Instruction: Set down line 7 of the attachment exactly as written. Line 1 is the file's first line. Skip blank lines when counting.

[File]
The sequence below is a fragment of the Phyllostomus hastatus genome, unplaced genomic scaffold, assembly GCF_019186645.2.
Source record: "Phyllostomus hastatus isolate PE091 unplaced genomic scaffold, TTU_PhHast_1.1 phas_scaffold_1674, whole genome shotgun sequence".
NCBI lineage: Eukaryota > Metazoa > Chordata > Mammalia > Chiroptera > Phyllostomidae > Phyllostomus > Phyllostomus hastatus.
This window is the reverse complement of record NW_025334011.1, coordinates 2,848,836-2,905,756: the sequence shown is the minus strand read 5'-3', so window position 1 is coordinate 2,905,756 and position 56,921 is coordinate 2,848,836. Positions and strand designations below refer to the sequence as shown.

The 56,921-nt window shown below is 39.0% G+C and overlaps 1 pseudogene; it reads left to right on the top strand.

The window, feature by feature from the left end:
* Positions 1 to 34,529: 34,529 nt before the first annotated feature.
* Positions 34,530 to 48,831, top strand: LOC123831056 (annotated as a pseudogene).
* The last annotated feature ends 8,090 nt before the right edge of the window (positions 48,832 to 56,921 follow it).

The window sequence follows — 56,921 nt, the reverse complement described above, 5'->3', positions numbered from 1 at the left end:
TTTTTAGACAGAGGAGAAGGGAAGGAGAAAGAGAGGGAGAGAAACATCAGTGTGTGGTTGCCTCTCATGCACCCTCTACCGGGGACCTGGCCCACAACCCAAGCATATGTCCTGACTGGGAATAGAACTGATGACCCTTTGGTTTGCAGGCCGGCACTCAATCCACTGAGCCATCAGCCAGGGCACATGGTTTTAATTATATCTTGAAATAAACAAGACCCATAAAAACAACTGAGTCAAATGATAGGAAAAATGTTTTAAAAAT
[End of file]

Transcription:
* Positions 1 to 34,529: 34,529 nt before the first annotated feature.